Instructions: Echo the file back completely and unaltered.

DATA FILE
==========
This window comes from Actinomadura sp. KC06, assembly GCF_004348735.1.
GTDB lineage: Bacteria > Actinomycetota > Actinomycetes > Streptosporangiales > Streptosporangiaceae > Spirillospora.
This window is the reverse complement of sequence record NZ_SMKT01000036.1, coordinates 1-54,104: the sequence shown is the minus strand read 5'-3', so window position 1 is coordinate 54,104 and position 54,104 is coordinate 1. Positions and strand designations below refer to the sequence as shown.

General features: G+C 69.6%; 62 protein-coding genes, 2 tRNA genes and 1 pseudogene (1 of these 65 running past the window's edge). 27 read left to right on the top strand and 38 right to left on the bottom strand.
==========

This window comes from Actinomadura sp. KC06, assembly GCF_004348735.1.
GTDB lineage: Bacteria > Actinomycetota > Actinomycetes > Streptosporangiales > Streptosporangiaceae > Spirillospora.
This window is the reverse complement of sequence record NZ_SMKT01000036.1, coordinates 1-54,104: the sequence shown is the minus strand read 5'-3', so window position 1 is coordinate 54,104 and position 54,104 is coordinate 1. Positions and strand designations below refer to the sequence as shown.

General features: G+C 69.6%; 62 protein-coding genes, 2 tRNA genes and 1 pseudogene (1 of these 65 running past the window's edge). 27 read left to right on the top strand and 38 right to left on the bottom strand.